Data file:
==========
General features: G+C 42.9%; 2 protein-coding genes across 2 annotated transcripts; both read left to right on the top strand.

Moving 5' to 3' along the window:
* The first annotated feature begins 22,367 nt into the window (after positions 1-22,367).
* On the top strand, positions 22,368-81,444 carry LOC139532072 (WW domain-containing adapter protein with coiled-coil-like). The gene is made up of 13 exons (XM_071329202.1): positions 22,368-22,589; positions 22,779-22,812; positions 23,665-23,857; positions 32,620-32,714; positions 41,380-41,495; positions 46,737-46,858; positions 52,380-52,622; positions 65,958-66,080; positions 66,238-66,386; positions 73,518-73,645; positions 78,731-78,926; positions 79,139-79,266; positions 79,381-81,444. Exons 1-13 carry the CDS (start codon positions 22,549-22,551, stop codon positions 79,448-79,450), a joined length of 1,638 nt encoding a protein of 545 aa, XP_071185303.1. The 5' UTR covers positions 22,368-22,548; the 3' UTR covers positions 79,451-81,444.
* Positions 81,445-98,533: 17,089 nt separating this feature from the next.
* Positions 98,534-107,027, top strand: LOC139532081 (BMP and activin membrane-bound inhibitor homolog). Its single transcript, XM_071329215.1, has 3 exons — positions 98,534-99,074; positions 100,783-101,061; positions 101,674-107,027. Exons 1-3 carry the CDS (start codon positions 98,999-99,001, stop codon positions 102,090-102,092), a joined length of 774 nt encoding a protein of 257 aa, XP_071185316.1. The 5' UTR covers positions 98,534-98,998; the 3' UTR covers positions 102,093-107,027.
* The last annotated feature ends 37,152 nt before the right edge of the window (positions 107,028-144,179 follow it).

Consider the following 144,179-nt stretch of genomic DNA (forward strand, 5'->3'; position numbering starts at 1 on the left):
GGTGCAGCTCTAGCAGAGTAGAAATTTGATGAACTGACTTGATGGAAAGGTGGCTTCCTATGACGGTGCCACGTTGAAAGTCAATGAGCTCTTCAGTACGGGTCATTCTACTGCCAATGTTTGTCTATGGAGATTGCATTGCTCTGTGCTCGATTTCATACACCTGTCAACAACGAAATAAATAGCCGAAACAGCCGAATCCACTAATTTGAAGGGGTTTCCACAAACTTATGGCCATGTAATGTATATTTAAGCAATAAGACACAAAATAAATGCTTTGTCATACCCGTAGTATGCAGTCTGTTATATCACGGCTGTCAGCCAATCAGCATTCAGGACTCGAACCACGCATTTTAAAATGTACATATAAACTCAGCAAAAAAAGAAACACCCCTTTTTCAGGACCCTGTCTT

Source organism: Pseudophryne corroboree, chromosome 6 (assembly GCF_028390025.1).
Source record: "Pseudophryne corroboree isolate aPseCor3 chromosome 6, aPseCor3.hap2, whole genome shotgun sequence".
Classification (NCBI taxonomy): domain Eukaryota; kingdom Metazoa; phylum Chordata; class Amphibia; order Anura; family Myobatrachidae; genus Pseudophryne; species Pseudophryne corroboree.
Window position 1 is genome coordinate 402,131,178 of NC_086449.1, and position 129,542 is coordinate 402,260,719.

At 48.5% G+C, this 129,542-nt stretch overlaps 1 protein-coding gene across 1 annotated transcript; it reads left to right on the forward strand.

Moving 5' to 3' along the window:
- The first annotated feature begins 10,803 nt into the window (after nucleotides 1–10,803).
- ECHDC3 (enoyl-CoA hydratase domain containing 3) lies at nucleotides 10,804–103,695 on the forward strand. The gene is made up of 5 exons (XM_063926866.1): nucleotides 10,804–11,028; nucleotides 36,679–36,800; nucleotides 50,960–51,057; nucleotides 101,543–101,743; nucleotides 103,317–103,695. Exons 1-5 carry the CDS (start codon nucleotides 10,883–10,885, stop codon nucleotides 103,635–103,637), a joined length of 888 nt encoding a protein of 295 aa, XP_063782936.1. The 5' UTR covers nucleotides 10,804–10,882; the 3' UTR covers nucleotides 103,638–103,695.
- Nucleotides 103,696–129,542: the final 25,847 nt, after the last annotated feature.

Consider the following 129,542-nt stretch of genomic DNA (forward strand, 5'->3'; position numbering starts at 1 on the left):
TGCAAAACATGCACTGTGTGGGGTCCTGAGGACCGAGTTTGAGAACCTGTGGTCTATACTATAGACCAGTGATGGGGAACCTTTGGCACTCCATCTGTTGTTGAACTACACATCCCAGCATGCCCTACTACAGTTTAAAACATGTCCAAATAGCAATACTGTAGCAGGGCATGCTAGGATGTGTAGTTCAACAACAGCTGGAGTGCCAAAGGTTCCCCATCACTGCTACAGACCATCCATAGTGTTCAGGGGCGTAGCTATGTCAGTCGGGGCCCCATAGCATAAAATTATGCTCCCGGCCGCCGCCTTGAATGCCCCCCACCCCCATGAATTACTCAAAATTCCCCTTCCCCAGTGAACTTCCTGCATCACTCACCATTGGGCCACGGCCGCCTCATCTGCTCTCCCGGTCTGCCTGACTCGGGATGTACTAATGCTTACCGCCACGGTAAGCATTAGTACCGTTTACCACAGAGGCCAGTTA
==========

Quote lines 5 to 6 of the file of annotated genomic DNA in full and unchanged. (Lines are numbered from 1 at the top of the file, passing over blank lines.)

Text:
* Positions 81,445-98,533: 17,089 nt separating this feature from the next.
* Positions 98,534-107,027, top strand: LOC139532081 (BMP and activin membrane-bound inhibitor homolog). Its single transcript, XM_071329215.1, has 3 exons — positions 98,534-99,074; positions 100,783-101,061; positions 101,674-107,027. Exons 1-3 carry the CDS (start codon positions 98,999-99,001, stop codon positions 102,090-102,092), a joined length of 774 nt encoding a protein of 257 aa, XP_071185316.1. The 5' UTR covers positions 98,534-98,998; the 3' UTR covers positions 102,093-107,027.